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Nos. 10-1702 10-1761 IN THE UNITED STATES COURT OF

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					      Case: 10-1702 Document: 006110926703 Filed: 04/13/2011 Page: 1




                           Nos. 10-1702 / 10-1761


            IN THE UNITED STATES COURT OF APPEALS
                    FOR THE SIXTH CIRCUIT


                       WHITESELL CORPORATION,

                                           Plaintiff-Appellee /
                                           Cross-Appellant,
                                      v.

    WHIRLPOOL CORPORATION, WHIRLPOOL MEXICO S.A. de C.V.,
                   and JOSEPH SHARKEY,

                                           Defendants-Appellants /
                                           Cross-Appellees.


            On Appeal from the United States District Court for the
               Western District of Michigan, Southern Division
                              No. 1:05-CV-679
                    The Honorable Robert Holmes Bell


   THIRD BRIEF FOR DEFENDANT-APPELLANT/CROSS-APPELLEE
                 WHIRLPOOL CORPORATION


John R. Trentacosta                              Stephen M. Shapiro
Scott T. Seabolt                                 Jeffrey W. Sarles
Vanessa L. Miller                                Aaron S. Chait
FOLEY & LARDNER LLP                              Gretchen E. Helfrich
One Detroit Center                               MAYER BROWN LLP
500 Woodward Ave., Suite 2700                    71 South Wacker Drive
Detroit, MI 48226                                Chicago, IL 60606
(313) 234-7100                                   (312) 782-0600
jtrentacosta@foley.com                           jsarles@mayerbrown.com

  Attorneys for Defendant-Appellant/Cross-Appellee Whirlpool Corporation
          Case: 10-1702 Document: 006110926703 Filed: 04/13/2011 Page: 2


                                         TABLE OF CONTENTS
                                                                                                                     Page
INTRODUCTION ....................................................................................................1

ARGUMENT ............................................................................................................3

I.       WHITESELL IS NOT ENTITLED TO LOST PROFIT DAMAGES ..........3

         A.       Paragraph 20 Does Not Bar All Relief.................................................4

                  1.       Whitesell’s interpretation of Paragraph 20 conflicts with
                           its plain text and the parties’ intent............................................5

                  2.       Paragraph 20 should be construed to render it enforceable.......8

                  3.       Any problematic clause may be excised from Paragraph
                           20................................................................................................9

         B.       The UCC Authorizes The Exclusion Of Lost Profit Damages ..........10

                  1.       The parties agreed to preclude lost profit damages .................11

                  2.       Whirlpool’s Purchase Order terms cover the parts for
                           which Whitesell was awarded lost profit damages..................11

                  3.       The UCC and governing precedent require that the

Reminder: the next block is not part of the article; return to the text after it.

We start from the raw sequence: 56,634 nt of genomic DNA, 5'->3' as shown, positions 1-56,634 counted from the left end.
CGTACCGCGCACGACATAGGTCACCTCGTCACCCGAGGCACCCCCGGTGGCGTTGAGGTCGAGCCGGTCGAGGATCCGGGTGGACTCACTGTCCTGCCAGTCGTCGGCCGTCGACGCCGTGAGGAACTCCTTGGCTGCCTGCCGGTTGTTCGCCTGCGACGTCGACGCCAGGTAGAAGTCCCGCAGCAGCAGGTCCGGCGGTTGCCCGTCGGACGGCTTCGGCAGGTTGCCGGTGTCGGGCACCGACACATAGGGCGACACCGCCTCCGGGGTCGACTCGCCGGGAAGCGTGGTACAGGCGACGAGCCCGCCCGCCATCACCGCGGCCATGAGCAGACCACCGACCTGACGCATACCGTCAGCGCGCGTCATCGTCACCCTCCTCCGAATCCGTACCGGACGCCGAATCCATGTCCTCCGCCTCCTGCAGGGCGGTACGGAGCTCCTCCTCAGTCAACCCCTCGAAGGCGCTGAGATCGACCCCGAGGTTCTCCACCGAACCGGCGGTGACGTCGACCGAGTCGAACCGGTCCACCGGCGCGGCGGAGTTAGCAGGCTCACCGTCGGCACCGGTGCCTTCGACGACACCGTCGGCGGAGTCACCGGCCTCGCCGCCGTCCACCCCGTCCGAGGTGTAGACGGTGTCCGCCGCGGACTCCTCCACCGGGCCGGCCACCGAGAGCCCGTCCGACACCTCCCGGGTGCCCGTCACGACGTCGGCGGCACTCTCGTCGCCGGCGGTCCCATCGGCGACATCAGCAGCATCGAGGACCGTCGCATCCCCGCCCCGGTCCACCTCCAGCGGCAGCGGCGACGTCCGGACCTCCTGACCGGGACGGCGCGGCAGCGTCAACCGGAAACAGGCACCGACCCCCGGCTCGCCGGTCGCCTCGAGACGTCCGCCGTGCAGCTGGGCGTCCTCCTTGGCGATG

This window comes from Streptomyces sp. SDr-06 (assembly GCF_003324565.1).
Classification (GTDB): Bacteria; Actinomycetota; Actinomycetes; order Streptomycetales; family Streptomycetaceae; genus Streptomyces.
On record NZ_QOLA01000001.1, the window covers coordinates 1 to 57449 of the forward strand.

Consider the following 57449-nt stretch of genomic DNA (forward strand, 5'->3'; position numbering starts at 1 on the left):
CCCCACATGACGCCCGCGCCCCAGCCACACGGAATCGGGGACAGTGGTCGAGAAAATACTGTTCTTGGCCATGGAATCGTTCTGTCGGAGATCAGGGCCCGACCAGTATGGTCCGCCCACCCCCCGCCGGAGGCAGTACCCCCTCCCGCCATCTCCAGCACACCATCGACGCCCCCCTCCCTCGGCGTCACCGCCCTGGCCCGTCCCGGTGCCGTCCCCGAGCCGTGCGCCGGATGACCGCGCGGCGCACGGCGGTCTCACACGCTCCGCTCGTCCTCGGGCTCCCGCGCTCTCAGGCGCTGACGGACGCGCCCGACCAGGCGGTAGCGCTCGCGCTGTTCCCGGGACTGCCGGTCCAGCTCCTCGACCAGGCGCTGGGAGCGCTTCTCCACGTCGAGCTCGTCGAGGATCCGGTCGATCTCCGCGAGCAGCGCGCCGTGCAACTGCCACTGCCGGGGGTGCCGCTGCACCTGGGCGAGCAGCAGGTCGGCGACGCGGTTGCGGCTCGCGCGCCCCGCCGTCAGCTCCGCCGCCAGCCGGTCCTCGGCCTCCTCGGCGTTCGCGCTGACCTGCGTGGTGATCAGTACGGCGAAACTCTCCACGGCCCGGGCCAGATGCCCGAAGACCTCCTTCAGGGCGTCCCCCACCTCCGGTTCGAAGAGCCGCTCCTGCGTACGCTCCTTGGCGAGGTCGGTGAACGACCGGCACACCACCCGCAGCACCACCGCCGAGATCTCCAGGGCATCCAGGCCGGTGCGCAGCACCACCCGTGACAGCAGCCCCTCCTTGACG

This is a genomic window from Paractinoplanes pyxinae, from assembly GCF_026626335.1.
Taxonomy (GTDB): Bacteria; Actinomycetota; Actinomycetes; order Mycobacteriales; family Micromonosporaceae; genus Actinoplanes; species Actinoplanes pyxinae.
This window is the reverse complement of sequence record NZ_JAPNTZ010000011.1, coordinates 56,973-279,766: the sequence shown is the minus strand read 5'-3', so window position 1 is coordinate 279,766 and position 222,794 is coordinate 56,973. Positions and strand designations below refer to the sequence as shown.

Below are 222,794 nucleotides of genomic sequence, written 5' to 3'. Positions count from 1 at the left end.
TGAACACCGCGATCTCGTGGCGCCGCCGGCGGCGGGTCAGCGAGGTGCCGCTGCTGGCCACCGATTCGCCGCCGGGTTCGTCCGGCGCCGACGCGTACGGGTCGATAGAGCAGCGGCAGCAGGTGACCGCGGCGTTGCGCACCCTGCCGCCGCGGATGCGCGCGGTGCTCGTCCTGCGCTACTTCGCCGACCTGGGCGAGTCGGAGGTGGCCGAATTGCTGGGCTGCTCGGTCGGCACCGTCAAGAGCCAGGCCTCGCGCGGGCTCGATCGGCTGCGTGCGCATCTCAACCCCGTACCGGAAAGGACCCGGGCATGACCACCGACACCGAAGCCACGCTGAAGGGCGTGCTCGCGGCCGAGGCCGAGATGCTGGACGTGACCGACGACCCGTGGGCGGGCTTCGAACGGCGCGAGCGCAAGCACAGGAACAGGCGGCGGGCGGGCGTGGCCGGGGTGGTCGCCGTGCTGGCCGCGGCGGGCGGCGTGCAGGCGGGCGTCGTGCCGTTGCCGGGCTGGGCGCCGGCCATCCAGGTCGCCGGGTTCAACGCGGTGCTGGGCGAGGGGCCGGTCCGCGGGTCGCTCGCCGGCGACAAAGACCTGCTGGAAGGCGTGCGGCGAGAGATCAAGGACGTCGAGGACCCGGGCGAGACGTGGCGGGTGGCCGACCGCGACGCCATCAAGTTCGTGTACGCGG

parties’ agreement to preclude lost profit damages be
                           upheld.......................................................................................15

         C.       Whitesell Retained Minimum Adequate Remedies ...........................23

II.      ALTERNATIVELY, WHIRLPOOL IS ENTITLED TO JUDGMENT
         AS A MATTER OF LAW OR A NEW TRIAL ON PARTICULAR
         PARTS CLAIMS..........................................................................................27

         A.       The Jury Verdicts On Whitesell’s Dual-Sourced/Diverted Parts
                  Claim Cannot Stand............................................................................28

                  1.       The jury improperly awarded damages for Benton Harbor
                           parts that the SAA excluded from its scope.............................28

                  2.       There was no evidence to support the jury’s verdict for
                           many parts and insufficient evidence to support it for
                           others ........................................................................................30

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        B.       The SAA Did Not Bar Whirlpool’s Safety Stock Purchases.............36

III.    ON WHITESELL’S CROSS-APPEAL, THE DISTRICT COURT’S
        RULING ON THE PREJUDGMENT INTEREST PERIOD SHOULD
        BE AFFIRMED ............................................................................................39

CONCLUSION.......................................................................................................43




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                                    TABLE OF AUTHORITIES

                                                                                                        Page(s)
CASES
Advanced Accessory Sys., LLC v. Gibbs,
  71 F. App’x 454 (6th Cir. 2003) ...................................................................40, 42

AES Tech. Sys., Inc. v. Coherent Radiation,
  583 F.3d 933 (7th Cir. 1978) ..............................................................................23

Ahghazali v. Sec’y of Health & Human Servs.,
  867 F.2d 921 (6th Cir. 1989) ..............................................................................24